A few weekends ago when Matt, Bailey and I were at the Dock Daze event in Maryland I got a panicked phone call from my brother. He had stopped by our house to pick up some boxes he’d been storing there and on his way to the basement’s bilco doors he was swarmed by clouds of tiny white flies. Sure enough, when we returned home from the event we were dismayed to see that the miniscule flies were covering the undersides of the leaves on our boxwood bush, bean plants, tomatoes, peppers, and basil. Ugh!
A quick google search of white flies on boxwood revealed that these tiny pests are in fact called “whiteflies” (how practical!) and they cause damage by sucking a plant’s sap. There are all sorts of chemical “cures” for whiteflies on the internet but luckily we had the presence of mind to consult some organic gardening resources before spraying our vegetable garden with poisons. 🙂
We began our chemical-free whitefly offensive by thinning out the whitefly population a bit since there were literally thousands of them hovering around our garden. Matt took a shop vac and spent 30-40 minutes gently shaking and brushing our giant boxwood bush and vacuuming up the flies as they flew out of the bush. I don’t know how much the shop vac did to ultimately squash the whitefly population, but it was very satisfying to watch them get sucked into the vacuum!
Next, we consulted our favorite organic gardening resource, Mike McGrath from “You Bet Your Garden.” We searched the archived questions of the week from Mike’s radio shows on the Gardens Alive Web Site and found this very helpful article on white flies. It turns out that you don’t need dangerous chemicals to fight whiteflies… all you need is some beneficial insects like ladybugs or lacewings! We purchased 1500 live ladybugs on Amazon from Hirts Garden’s and they were waiting (in a mesh bag in a box) in our mailbox a few days later.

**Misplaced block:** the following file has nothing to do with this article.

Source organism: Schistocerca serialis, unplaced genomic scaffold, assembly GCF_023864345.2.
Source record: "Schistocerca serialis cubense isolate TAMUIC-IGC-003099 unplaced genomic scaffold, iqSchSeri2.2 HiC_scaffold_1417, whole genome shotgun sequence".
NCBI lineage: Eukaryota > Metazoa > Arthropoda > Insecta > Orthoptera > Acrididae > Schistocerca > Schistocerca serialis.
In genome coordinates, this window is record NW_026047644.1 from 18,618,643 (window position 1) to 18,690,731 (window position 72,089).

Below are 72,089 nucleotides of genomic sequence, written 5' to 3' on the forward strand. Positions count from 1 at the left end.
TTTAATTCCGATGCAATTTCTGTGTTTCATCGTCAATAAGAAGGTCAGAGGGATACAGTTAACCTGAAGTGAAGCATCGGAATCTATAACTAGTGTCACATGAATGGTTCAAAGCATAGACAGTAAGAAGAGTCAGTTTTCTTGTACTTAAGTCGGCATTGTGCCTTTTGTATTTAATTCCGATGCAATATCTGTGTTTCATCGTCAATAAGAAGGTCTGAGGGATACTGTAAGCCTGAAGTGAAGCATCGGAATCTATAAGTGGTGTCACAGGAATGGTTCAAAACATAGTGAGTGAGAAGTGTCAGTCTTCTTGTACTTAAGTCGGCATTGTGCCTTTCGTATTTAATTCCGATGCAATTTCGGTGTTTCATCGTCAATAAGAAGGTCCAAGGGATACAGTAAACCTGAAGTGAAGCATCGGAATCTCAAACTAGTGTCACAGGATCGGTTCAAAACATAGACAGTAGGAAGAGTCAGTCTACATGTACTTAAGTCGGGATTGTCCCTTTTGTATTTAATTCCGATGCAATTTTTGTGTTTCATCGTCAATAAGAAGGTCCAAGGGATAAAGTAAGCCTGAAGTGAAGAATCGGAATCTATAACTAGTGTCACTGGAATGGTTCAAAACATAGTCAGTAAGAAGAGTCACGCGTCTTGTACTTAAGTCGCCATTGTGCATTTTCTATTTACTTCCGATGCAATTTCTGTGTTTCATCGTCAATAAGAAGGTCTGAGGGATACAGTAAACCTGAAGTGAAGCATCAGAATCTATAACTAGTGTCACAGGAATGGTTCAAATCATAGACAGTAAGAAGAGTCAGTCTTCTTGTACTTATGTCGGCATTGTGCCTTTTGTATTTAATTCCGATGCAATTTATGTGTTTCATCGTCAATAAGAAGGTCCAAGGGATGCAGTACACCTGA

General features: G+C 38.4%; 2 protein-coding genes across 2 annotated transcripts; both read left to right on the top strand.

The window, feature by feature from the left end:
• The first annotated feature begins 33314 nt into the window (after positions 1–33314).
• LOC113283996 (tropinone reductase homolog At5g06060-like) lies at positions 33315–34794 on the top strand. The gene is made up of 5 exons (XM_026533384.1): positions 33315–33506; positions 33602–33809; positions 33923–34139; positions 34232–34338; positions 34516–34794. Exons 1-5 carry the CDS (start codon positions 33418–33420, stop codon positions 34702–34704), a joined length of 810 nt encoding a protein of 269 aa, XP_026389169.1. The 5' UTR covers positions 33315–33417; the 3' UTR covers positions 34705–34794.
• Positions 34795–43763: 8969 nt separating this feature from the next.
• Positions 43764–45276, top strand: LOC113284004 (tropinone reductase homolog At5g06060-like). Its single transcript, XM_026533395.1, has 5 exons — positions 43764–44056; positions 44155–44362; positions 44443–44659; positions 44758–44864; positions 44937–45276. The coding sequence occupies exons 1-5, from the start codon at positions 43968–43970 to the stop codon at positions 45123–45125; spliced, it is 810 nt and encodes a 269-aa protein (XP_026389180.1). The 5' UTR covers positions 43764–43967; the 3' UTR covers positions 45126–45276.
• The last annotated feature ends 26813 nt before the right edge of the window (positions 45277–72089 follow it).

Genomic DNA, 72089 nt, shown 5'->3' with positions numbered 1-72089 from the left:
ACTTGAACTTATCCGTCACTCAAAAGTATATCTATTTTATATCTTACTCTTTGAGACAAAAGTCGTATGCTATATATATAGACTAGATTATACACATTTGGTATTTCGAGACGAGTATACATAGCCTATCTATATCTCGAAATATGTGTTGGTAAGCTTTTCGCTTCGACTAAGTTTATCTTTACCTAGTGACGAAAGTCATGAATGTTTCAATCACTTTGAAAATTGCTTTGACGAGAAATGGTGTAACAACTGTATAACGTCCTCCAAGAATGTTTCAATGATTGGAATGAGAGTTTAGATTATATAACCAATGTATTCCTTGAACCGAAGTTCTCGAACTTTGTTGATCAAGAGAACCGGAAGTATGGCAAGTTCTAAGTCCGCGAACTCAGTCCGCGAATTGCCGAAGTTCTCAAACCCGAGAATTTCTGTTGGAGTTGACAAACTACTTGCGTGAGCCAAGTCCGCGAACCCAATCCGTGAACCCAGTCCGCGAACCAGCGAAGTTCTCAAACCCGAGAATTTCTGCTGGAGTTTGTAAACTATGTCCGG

Here’s what we learned about releasing ladybugs:
- When you first receive your ladybugs, put them in the fridge to “calm them down” from their long journey.
- Wait until dark to release them since ladybugs don’t fly at night (who knew?).
- Before releasing them, water your garden (leaves, soil, everything) thoroughly since they like moisture.
- Rather than dumping all 1500 ladybugs out at once, split up your ladybugs into several smaller releases over several days.
- Sprinkle the ladybugs directly onto the foliage of the whitefly-infested plants.
- Put your un-released ladybugs back in your fridge for storage – just make sure to carefully tape up the incision in the bag so you don’t end up with ladybugs all over your food!
- Oh, and it goes without saying… if you already have chemicals all over your garden don’t bother releasing any ladybugs – the chemicals will just kill them!
It has now been about 3 weeks since the first whitefly sighting and I’m pleased to say that every last one of those swarming pests has vanished. Our shop vac and ladybugs did their job and our garden is whitefly- and chemical-free!
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